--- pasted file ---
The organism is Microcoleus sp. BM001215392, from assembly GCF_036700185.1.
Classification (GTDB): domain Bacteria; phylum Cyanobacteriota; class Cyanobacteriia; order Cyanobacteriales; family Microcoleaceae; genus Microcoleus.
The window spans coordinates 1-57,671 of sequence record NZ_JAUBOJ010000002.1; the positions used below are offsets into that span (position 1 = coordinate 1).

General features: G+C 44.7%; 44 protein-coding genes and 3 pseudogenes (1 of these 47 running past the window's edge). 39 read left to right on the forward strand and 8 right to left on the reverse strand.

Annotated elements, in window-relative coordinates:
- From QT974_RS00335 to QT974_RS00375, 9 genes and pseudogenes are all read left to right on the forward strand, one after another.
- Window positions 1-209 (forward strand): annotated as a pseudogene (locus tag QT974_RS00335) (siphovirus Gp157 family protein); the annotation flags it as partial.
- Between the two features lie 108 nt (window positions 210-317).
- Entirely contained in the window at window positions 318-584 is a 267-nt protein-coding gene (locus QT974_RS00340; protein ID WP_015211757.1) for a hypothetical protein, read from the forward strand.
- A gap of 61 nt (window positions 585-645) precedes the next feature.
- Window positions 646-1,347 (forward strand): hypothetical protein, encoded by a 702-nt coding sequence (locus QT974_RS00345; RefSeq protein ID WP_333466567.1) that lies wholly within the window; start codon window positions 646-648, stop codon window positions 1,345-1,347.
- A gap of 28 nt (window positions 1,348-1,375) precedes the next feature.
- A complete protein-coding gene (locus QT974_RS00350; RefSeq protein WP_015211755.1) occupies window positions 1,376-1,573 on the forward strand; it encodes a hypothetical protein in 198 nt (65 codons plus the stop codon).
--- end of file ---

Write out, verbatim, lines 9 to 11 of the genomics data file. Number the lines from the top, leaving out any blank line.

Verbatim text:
- Entirely contained in the window at window positions 318-584 is a 267-nt protein-coding gene (locus QT974_RS00340; protein ID WP_015211757.1) for a hypothetical protein, read from the forward strand.
- A gap of 61 nt (window positions 585-645) precedes the next feature.
- Window positions 646-1,347 (forward strand): hypothetical protein, encoded by a 702-nt coding sequence (locus QT974_RS00345; RefSeq protein ID WP_333466567.1) that lies wholly within the window; start codon window positions 646-648, stop codon window positions 1,345-1,347.